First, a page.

On July 23, 1913, members of the Western Federation of Miners took to the streets over grievances about pay and working conditions. The strike was marked by violence and tragedy, including the deaths of more than 70 people, mainly children during a Christmas Eve party at Calumet’s Italian Hall. Local mining companies refused to recognize the union, however, and the strike finally ended in April 1914. The confrontation between organized labor and mining companies affected local residents from all walks of life, created headlines across the nation, and continues to resonate in Michigan’s Copper Country today.

The “Tumult and Tragedy” traveling exhibit consists of 12 panels and includes photographs, excerpts from newspapers, documents, and songs from the strike era. A free giveaway brochure contains links to related web content about the 1913-14 Michigan copper strike online here.

The exhibit will remain on display at Houghton’s Carnegie Museum through Thursday, February 28 and then tour to three other locations in Houghton and Baraga Counties.  The exhibit was made possible through a $14,500 grant from the Michigan Humanities Council, an affiliate of the National Endowment for the Humanities. Additional funding was provided by Michigan Technological University, Cranking Graphics, and Dr. Robert and Ruth Nara.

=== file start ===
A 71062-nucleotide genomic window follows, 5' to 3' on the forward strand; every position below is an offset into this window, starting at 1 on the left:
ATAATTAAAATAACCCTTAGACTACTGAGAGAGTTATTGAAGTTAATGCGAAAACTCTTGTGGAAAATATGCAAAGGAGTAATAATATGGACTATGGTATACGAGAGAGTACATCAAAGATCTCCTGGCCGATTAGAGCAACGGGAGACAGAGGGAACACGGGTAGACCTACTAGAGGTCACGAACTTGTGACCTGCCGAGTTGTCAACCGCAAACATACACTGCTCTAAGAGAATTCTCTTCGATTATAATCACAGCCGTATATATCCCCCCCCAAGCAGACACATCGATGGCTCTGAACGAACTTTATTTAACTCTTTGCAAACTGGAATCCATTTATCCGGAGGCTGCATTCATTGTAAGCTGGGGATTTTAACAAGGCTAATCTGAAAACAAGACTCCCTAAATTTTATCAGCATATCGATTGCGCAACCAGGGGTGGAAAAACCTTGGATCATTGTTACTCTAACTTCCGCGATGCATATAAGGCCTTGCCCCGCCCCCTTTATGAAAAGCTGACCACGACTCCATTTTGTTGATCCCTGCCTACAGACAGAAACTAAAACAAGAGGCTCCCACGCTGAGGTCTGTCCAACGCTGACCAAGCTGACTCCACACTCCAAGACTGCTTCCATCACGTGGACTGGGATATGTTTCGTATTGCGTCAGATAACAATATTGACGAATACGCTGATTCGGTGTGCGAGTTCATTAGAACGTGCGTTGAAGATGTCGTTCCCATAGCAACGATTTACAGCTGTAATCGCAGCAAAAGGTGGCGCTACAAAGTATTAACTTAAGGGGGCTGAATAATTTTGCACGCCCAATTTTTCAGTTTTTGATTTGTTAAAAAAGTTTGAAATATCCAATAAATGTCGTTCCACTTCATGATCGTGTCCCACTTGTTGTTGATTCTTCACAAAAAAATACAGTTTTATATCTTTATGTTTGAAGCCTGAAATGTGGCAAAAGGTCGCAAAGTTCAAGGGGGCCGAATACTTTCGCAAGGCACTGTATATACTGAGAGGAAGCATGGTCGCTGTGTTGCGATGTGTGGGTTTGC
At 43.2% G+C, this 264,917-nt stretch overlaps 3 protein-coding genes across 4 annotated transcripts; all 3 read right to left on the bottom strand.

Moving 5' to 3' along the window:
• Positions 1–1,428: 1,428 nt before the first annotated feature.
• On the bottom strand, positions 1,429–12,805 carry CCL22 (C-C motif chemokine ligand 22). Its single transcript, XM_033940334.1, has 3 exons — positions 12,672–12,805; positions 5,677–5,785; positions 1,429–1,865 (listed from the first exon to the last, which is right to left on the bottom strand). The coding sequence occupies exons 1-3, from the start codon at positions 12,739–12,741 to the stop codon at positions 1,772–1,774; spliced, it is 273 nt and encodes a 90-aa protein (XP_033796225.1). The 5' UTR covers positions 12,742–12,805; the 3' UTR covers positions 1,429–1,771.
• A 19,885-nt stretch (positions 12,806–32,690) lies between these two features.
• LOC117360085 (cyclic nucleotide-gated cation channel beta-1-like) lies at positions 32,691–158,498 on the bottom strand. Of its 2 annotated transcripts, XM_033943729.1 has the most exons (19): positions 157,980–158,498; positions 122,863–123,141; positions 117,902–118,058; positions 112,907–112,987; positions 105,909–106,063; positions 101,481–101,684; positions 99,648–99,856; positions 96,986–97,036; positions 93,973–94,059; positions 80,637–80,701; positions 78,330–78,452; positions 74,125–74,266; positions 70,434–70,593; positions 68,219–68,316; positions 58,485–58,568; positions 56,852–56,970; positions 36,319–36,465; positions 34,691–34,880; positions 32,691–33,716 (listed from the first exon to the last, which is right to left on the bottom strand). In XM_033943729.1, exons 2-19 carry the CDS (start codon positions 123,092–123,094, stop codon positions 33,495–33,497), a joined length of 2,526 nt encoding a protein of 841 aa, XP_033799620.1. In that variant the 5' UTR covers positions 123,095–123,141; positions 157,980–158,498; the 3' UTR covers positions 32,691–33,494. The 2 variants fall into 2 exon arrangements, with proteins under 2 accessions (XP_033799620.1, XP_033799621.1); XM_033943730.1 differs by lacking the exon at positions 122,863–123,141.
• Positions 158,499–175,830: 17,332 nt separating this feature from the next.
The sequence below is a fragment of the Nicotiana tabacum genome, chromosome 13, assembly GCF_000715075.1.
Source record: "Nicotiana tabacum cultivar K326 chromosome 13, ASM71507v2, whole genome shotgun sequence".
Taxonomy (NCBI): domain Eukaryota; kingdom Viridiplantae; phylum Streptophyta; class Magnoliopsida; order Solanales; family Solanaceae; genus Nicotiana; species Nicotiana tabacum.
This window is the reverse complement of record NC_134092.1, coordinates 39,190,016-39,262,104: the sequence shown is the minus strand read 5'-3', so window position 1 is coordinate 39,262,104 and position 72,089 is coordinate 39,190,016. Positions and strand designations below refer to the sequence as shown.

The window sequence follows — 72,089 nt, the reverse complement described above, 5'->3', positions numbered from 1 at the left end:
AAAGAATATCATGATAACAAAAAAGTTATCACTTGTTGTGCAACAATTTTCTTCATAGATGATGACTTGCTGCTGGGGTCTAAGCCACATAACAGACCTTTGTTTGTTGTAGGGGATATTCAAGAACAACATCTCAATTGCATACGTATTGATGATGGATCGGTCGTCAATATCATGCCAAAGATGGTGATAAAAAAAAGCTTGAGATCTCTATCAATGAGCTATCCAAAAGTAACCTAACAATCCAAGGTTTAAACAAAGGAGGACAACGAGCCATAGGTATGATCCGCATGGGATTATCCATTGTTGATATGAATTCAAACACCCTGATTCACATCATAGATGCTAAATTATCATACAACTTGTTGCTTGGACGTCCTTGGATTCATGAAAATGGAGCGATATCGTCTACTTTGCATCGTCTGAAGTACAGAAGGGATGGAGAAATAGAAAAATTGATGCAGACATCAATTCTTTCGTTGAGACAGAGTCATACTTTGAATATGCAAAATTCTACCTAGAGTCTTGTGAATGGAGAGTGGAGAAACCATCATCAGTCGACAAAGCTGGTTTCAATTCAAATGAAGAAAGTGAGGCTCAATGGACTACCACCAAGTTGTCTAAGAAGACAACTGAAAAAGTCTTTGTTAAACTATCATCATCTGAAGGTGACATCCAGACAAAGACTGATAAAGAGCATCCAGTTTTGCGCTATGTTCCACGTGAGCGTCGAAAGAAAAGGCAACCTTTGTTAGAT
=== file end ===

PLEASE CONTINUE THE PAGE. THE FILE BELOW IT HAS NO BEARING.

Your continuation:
For further information, contact the Michigan Tech Archives at copper@mtu.edu or 906-487-2505, or the Houghton Carnegie Museum at 906-482-7140.

Calumet Library Hosts Strike Exhibit

An exhibit exploring labor in Michigan’s historic copper mining district will visit the Calumet Public-School Library in January. “Tumult and Tragedy: Michigan’s 1913-14 Copper Strike,” a traveling exhibit created by the Michigan Tech Archives, will be on display from January 7 through February 1 during the library’s regular public hours.

A special open house will take place Tuesday, January 15.  Architectural historian Kim Hoagland will present an illustrated talk entitled “Seeberville 1913: Everyday Life in Violent Times” at 6:30 p.m. and the exhibit will be open to visitors. Support for this event is provided by the Friends of the Calumet Public Library.

The “Tumult and Tragedy” traveling exhibit consists of 12 panels and includes photographs, excerpts from newspapers, documents, and songs from the strike era. A free giveaway brochure contains links to related web content about the 1913-14 Michigan copper strike online here.

The exhibit will remain on display at the Calumet Library through Friday, February 1 and then tour to four other locations in Houghton and Baraga Counties.  The exhibit was made possible through a $14,500 grant from the Michigan Humanities Council, an affiliate of the National Endowment for the Humanities. Additional funding was provided by Michigan Technological University, Cranking Graphics, and Dr. Robert and Ruth Nara.